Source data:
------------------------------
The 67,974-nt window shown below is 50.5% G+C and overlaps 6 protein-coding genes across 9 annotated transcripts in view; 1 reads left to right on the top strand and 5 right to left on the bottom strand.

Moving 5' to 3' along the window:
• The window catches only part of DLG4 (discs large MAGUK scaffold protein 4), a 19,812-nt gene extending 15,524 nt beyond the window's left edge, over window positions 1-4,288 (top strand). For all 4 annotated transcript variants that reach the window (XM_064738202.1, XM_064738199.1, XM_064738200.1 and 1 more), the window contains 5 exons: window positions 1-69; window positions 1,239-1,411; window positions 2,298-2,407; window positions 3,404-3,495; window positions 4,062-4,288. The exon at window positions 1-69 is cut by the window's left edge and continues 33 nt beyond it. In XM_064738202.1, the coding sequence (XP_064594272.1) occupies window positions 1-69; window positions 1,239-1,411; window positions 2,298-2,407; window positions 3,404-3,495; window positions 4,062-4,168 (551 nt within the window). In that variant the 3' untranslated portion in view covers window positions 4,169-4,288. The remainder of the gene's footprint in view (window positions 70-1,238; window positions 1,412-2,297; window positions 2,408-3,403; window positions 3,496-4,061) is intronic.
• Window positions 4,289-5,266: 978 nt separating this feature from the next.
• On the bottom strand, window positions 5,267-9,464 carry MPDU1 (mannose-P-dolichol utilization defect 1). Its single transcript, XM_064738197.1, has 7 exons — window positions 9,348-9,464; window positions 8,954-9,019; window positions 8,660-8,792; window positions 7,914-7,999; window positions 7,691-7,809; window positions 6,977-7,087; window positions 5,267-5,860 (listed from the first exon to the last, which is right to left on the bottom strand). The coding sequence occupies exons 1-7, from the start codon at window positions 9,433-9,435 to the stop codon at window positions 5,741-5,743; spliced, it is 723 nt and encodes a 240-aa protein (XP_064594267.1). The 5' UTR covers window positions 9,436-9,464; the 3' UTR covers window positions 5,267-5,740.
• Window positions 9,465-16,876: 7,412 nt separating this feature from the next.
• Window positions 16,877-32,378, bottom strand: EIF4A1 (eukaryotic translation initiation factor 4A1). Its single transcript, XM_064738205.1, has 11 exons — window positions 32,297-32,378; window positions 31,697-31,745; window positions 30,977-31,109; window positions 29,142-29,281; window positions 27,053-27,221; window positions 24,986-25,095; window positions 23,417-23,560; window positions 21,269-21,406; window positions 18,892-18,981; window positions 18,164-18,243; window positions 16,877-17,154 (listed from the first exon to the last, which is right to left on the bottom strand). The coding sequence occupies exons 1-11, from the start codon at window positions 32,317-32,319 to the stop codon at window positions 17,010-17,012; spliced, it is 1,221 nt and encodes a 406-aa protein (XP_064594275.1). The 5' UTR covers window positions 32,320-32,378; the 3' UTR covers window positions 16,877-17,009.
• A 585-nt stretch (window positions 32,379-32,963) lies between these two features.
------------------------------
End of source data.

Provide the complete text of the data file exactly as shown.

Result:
The 67,974-nt window shown below is 50.5% G+C and overlaps 6 protein-coding genes across 9 annotated transcripts in view; 1 reads left to right on the top strand and 5 right to left on the bottom strand.

Moving 5' to 3' along the window:
• The window catches only part of DLG4 (discs large MAGUK scaffold protein 4), a 19,812-nt gene extending 15,524 nt beyond the window's left edge, over window positions 1-4,288 (top strand). For all 4 annotated transcript variants that reach the window (XM_064738202.1, XM_064738199.1, XM_064738200.1 and 1 more), the window contains 5 exons: window positions 1-69; window positions 1,239-1,411; window positions 2,298-2,407; window positions 3,404-3,495; window positions 4,062-4,288. The exon at window positions 1-69 is cut by the window's left edge and continues 33 nt beyond it. In XM_064738202.1, the coding sequence (XP_064594272.1) occupies window positions 1-69; window positions 1,239-1,411; window positions 2,298-2,407; window positions 3,404-3,495; window positions 4,062-4,168 (551 nt within the window). In that variant the 3' untranslated portion in view covers window positions 4,169-4,288. The remainder of the gene's footprint in view (window positions 70-1,238; window positions 1,412-2,297; window positions 2,408-3,403; window positions 3,496-4,061) is intronic.
• Window positions 4,289-5,266: 978 nt separating this feature from the next.
• On the bottom strand, window positions 5,267-9,464 carry MPDU1 (mannose-P-dolichol utilization defect 1). Its single transcript, XM_064738197.1, has 7 exons — window positions 9,348-9,464; window positions 8,954-9,019; window positions 8,660-8,792; window positions 7,914-7,999; window positions 7,691-7,809; window positions 6,977-7,087; window positions 5,267-5,860 (listed from the first exon to the last, which is right to left on the bottom strand). The coding sequence occupies exons 1-7, from the start codon at window positions 9,433-9,435 to the stop codon at window positions 5,741-5,743; spliced, it is 723 nt and encodes a 240-aa protein (XP_064594267.1). The 5' UTR covers window positions 9,436-9,464; the 3' UTR covers window positions 5,267-5,740.
• Window positions 9,465-16,876: 7,412 nt separating this feature from the next.
• Window positions 16,877-32,378, bottom strand: EIF4A1 (eukaryotic translation initiation factor 4A1). Its single transcript, XM_064738205.1, has 11 exons — window positions 32,297-32,378; window positions 31,697-31,745; window positions 30,977-31,109; window positions 29,142-29,281; window positions 27,053-27,221; window positions 24,986-25,095; window positions 23,417-23,560; window positions 21,269-21,406; window positions 18,892-18,981; window positions 18,164-18,243; window positions 16,877-17,154 (listed from the first exon to the last, which is right to left on the bottom strand). The coding sequence occupies exons 1-11, from the start codon at window positions 32,317-32,319 to the stop codon at window positions 17,010-17,012; spliced, it is 1,221 nt and encodes a 406-aa protein (XP_064594275.1). The 5' UTR covers window positions 32,320-32,378; the 3' UTR covers window positions 16,877-17,009.
• A 585-nt stretch (window positions 32,379-32,963) lies between these two features.